HANOI, Vietnam – A Vietnamese satellite TV provider stopped broadcasting foreign channels including BBC and CNN on Thursday, citing a law that foreign governments have warned would leave the country without access to international news and entertainment channels.
Others major providers continued to broadcast as normal and it was unclear whether they would soon follow suit or were waiting to see how rigorously the government would enforce the new law.
The regulation requires international broadcasters to provide translation into Vietnamese of their contents before airing, with the exception of live sporting events.
Pay television groups have said the law is impractical, prohibitively expensive and could lead to censorship. The United States and other governments, especially those with national broadcasters, have been urging Hanoi to abandon the law, which came into effect on Wednesday.
Pay TV K+, a joint venture between a local company and Canal Overseas, a wholly owned subsidiary of France’s Canal + group, said it had cut the signals of 21 foreign channels as a result of the regulation.
Vietnam’s one-party government is increasingly cracking down on freedom of expression in general, especially online.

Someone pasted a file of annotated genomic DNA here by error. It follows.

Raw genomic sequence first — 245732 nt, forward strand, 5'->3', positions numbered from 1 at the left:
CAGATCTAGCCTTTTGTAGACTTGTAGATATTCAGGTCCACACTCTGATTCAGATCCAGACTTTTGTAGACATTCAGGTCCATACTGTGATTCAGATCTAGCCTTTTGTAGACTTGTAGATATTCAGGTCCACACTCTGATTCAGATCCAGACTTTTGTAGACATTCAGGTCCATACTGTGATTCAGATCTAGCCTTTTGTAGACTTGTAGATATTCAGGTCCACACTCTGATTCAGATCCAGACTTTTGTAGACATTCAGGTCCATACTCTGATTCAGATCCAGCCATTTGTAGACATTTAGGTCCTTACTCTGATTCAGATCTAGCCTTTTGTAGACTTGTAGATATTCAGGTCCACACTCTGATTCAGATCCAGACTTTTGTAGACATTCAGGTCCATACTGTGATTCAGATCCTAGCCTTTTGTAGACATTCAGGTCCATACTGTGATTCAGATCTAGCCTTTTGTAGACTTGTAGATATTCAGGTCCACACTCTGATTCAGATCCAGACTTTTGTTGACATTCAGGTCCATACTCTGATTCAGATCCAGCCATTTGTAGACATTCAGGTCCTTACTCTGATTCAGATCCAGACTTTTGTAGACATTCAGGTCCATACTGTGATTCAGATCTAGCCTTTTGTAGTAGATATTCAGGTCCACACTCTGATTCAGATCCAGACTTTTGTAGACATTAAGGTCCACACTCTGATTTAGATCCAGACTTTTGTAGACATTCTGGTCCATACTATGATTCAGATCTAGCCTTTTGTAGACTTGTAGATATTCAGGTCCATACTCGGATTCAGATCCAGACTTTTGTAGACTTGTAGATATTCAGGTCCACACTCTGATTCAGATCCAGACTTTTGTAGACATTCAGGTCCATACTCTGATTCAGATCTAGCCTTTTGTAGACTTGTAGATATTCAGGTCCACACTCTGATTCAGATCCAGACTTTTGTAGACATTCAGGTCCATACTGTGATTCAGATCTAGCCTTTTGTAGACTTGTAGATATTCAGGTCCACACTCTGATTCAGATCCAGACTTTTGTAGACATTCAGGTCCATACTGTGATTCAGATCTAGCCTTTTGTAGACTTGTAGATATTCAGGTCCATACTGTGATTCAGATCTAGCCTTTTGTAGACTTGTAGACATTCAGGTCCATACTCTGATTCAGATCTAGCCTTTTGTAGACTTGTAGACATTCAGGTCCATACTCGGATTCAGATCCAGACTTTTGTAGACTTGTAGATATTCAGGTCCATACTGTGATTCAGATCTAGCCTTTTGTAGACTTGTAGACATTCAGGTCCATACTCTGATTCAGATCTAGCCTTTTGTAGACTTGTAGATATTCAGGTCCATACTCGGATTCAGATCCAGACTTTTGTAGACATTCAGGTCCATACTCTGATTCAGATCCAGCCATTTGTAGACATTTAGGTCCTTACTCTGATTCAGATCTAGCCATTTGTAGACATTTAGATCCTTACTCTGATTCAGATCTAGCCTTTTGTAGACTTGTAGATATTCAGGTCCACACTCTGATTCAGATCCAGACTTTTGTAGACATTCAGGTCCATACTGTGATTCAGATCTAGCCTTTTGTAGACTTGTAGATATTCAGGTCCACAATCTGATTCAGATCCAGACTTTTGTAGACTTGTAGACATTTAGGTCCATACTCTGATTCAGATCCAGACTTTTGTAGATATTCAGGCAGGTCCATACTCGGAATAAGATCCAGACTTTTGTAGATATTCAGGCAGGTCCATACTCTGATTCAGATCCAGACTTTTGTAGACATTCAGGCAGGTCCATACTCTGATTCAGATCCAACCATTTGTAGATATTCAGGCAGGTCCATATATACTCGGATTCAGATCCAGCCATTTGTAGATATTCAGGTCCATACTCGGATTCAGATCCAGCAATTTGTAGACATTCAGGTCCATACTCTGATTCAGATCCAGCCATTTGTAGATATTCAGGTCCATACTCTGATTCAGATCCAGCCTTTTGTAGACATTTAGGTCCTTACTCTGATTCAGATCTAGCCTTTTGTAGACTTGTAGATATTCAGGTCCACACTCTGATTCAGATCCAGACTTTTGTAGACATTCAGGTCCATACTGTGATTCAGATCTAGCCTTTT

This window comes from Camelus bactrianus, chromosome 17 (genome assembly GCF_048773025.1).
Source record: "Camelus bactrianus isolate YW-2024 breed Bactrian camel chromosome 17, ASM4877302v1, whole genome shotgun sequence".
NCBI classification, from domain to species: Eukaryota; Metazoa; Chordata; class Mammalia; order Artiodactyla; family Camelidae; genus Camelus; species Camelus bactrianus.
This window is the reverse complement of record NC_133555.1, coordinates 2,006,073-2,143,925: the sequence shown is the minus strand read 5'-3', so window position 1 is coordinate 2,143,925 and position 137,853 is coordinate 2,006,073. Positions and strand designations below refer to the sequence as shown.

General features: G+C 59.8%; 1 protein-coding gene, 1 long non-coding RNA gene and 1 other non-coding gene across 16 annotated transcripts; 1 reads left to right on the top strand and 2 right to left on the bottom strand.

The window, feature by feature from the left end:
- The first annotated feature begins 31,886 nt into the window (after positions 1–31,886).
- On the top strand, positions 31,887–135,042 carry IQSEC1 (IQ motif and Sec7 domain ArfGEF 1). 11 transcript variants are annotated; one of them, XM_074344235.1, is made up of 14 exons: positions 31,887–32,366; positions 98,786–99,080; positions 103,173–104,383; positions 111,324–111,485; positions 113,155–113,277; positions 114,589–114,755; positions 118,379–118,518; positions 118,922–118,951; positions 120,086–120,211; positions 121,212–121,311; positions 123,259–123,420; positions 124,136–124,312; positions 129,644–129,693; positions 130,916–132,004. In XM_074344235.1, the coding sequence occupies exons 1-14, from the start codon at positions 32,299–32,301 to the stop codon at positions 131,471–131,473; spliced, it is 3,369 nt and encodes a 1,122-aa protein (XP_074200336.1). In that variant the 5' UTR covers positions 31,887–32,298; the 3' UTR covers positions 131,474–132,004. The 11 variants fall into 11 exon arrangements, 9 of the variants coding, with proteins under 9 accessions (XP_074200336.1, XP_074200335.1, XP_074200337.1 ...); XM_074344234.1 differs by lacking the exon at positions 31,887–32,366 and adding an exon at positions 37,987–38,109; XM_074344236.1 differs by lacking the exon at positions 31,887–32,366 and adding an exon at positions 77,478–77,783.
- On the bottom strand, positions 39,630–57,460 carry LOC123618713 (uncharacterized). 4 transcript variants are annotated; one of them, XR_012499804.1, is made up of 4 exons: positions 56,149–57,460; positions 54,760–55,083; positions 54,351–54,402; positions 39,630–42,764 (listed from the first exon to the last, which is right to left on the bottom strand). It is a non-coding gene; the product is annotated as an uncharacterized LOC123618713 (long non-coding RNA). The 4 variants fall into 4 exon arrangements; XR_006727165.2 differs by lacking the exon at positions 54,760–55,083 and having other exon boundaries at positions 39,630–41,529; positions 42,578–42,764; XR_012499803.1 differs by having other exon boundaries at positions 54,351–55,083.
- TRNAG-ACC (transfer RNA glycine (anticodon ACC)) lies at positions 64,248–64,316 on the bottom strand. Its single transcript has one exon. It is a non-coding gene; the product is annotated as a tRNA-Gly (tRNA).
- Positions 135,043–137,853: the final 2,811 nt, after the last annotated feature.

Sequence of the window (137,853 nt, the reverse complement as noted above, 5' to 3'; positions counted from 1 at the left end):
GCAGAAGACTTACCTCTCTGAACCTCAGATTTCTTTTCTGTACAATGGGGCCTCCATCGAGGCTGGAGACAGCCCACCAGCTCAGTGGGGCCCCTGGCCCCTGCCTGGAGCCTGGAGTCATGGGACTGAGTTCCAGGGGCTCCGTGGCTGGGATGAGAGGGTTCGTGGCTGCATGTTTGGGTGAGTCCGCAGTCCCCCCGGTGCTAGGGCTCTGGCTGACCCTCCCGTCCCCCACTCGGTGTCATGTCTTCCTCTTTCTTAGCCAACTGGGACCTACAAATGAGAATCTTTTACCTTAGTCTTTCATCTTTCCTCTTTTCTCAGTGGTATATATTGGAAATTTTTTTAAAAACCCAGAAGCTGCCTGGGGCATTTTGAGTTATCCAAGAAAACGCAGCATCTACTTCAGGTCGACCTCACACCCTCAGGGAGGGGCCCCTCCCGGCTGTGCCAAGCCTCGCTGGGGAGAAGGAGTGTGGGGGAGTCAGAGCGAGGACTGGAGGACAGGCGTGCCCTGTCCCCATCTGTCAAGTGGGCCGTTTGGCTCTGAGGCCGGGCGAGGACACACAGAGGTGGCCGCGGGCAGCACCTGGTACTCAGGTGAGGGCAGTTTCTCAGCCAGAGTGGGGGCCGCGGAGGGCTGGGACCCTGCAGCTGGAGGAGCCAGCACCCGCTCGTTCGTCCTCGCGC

All foreign news stations are currently broadcast into the country with a half-hour delay, to allow sensitive content to be blocked if needed.
The Vietnamese government was not immediately available for comment.
The law, known as “Decision 20”, requires that the translation and editing be performed by an agency licensed by the government and that content is “appropriate to the people’s healthy needs and does not violate Vietnamese press law.” It also states that commercials running on foreign channels must be made in Vietnam.
Late last year, the government said in a statement that the law was aimed at “at facilitating easier access for Vietnamese people to the foreign language TV programs.”
The statement acknowledged the concerns of foreign governments, saying it “continues to listen to and consider ideas from concerned parties.”